Judge Godbey’s appointed examiner is due to weigh in on these issues shortly after the US July 4 holiday.
Monday, June 22nd, 2009
Last Monday’s “Credit Slips” blog features a brief piece by Seton Hall’s Steve Lubben, who cites bankruptcydata.com for what by any measure is a remarkable statistic: Year-to-date, US Bankruptcy Courts have seen no less than 35 Chapter 11 cases involving debtors with assets of $1B or more.
That’s nearly six billion-dollar filings per month.
According to Lubben, it’s also more than all of 2008’s “mega-cases” combined. Just as interesting, however, is Lubben’s comment on the “ripple effect” created by these cases:
I think we can expect that the collective, collateral effect of these cases on trade creditors, landlords, and employees will equal, if not exceed, the effects of the better-known cases. This will in turn create a ripple of small business bankruptcy cases . . . .
Here at South Bay Law Firm, we couldn’t agree more.
Tuesday, June 16th, 2009
This blog has intermittently followed the Texas-sized contest for control over now-defunct financial and investment entities once operated by Sir Allen Stanford. That contest has pitted Antiguan liquidators Peter Wastell and Nigel Hamilton-Smith against federal receiver Ralph Janvey. Prior posts are located here, here, and here.
Approximately one month ago, US District Judge David Godbey permitted Messr’s. Wastell and Hamilton-Smith to commence a Chapter 15 case on behalf of Stanford International Bank (SIB), headquartered in Antigua. A hearing regarding the liquidators’ request for US recognition of SIB’s liquidation is tentatively calendared for mid-July. The parties have submitted a joint status report and have also filed further briefing on the question of the Stanford entities’ “Center of Main Interests” (COMI) – which the parties believe will determine the location of a “main proceeding” for the Stanford entities, and will further determine what (if any) recognition US courts will give that proceeding.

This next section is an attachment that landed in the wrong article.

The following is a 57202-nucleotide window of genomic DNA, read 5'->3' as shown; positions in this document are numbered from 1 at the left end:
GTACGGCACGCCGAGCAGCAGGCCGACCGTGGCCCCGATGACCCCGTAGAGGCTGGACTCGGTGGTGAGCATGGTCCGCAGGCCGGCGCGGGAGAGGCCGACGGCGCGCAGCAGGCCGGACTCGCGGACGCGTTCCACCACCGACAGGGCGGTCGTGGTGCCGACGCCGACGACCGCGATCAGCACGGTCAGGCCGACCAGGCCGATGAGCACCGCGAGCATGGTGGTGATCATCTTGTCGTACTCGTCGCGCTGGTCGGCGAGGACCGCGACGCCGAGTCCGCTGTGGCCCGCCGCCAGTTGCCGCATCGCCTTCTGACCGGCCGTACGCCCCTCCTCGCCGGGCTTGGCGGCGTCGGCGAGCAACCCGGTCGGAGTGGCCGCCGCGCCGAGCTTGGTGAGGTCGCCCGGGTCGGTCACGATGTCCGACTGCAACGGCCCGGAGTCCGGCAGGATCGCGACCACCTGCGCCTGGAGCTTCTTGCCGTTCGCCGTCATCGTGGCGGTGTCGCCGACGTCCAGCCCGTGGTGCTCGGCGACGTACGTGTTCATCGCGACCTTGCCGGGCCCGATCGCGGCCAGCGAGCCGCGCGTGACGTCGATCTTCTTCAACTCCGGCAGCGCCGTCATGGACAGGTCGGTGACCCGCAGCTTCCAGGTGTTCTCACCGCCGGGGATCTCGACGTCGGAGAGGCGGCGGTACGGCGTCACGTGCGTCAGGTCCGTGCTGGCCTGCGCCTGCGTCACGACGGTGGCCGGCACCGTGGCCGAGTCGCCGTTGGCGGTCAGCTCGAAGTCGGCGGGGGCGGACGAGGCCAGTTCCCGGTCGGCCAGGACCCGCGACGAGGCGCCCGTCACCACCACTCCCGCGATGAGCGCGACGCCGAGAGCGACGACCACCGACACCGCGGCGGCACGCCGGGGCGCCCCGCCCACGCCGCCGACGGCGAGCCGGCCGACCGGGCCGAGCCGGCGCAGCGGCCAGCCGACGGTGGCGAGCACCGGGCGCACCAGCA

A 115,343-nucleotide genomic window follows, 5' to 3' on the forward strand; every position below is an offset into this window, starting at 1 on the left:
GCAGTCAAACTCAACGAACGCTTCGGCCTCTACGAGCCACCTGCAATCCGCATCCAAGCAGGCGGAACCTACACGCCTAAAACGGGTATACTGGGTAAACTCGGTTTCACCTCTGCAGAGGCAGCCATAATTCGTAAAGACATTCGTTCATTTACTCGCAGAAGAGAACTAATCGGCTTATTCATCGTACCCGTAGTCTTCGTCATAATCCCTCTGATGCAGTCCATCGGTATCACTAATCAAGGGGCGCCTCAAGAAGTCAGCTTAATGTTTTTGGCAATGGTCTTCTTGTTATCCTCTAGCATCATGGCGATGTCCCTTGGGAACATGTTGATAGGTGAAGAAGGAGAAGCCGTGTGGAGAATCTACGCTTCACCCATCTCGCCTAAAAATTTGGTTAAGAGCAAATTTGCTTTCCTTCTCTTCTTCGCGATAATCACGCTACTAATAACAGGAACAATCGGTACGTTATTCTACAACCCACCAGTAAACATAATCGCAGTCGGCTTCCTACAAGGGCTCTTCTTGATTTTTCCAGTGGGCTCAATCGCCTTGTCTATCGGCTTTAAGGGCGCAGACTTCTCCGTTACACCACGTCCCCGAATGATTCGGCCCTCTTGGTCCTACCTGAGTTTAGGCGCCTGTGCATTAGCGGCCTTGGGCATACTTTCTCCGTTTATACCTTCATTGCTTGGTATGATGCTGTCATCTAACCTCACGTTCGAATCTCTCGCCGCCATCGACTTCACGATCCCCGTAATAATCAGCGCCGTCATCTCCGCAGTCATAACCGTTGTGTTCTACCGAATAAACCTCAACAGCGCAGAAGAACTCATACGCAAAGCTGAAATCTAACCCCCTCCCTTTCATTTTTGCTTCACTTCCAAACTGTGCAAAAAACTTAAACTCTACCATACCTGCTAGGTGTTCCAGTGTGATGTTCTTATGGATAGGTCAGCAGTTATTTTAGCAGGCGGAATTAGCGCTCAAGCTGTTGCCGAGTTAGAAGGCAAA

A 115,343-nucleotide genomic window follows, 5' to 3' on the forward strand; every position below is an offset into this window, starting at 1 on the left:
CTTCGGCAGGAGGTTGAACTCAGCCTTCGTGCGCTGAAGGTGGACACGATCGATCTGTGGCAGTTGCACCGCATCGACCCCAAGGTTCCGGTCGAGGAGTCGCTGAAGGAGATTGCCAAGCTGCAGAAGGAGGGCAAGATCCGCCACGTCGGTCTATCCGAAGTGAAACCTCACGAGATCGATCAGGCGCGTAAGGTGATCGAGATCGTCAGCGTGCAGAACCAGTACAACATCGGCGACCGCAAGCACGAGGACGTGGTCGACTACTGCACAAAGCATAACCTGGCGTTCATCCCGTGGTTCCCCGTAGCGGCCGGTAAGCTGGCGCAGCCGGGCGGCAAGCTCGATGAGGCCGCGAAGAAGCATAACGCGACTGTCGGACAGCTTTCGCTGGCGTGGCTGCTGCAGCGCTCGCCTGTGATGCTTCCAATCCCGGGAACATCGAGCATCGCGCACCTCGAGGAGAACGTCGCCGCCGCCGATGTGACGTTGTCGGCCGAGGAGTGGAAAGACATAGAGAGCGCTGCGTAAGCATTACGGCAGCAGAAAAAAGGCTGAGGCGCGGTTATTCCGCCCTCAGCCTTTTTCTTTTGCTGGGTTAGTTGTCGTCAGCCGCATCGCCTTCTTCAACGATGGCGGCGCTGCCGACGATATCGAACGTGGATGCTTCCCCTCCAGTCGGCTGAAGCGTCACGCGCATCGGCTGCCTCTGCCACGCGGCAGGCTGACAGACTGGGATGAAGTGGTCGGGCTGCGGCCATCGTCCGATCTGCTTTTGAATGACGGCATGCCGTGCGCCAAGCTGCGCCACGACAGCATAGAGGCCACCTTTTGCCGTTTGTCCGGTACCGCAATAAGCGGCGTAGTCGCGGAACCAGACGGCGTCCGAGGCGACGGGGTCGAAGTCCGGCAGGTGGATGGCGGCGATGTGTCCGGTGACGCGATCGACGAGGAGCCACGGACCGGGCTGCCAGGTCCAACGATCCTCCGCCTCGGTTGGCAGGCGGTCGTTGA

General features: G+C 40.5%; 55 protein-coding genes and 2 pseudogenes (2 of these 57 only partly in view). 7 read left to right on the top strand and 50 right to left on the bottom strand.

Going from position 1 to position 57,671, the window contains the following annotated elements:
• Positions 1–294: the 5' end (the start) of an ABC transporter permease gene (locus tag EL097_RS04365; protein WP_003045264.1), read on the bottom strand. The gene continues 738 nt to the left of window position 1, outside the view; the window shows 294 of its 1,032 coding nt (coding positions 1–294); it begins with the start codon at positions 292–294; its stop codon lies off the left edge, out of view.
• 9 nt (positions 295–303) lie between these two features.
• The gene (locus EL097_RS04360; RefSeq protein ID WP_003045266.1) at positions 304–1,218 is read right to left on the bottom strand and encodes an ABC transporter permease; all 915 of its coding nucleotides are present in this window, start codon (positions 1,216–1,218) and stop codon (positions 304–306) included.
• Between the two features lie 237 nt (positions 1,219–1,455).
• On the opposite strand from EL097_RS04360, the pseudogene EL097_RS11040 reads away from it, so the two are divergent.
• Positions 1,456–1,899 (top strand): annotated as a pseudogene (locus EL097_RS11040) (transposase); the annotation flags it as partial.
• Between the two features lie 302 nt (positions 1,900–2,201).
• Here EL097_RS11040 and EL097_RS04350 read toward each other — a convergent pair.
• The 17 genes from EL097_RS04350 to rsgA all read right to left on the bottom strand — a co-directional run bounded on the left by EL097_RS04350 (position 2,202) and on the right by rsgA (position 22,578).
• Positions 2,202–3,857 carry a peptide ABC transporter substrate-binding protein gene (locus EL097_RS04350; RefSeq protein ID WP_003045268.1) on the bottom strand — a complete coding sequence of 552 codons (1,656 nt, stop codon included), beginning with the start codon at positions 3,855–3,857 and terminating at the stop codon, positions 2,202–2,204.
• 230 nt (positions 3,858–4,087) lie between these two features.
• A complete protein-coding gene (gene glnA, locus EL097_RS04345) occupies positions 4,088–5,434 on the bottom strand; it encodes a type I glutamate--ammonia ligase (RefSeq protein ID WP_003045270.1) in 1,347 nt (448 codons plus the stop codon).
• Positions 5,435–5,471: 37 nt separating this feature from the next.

Briefing and evidence submitted to date provides a preview of the parties’ positions, as well as on the issues that the Judge Janvey will need to address:
– COMI. A supplemental affidavit submitted by Mr. Hamilton-Smith in support of recognition appears to stress both (i) SIB’s corporate separation from other Stanford entities; and (ii) its function as the effective “nerve center” of global Stanford investment operations. In a 50-page response to the Liquidators’ petition for recognition, Mr. Janvey argues that (i) the Stanford entities’ principal interests, assets, and management are not in Antigua; (ii) SIB was a mere “shell” for a fraudulent scheme headquarted in, and implemented from, the US; and (iii) COMI is the location from which the fraud emanates, and not from the location where investors have been duped into believing a legitimate business was run. And lest we forget matters of policy, the Receiver offers the somewhat conclusory arguments that because a receivership (rather than a bank liquidation) is the appropriate means of investigating a fraud, because the Antiguan government is somehow too close to this liquidation, and because the liquidators have allegedly attempted to “end run” the Receivership by obtaining a recognition order in Canada (an allegation bitterly contested by the Antiguan Liquidators), recognition of a Chapter 15 would be against public policy. A concurrent response filed by the SEC largely concurs in these arguments. The SEC appears to rely heavily on the US citizenship of Mr. Stanford and most members of his board of directors (in fact, “Sir Allen” holds joint US-Antiguan citizenship), the purported location of management decisions (according to the SEC, within the US), and the comparative dollar volume of SIB investment sales in the US as the primary basis for opposing the request to recognize SIB’s Antiguan liquidation as the “main proceeding.”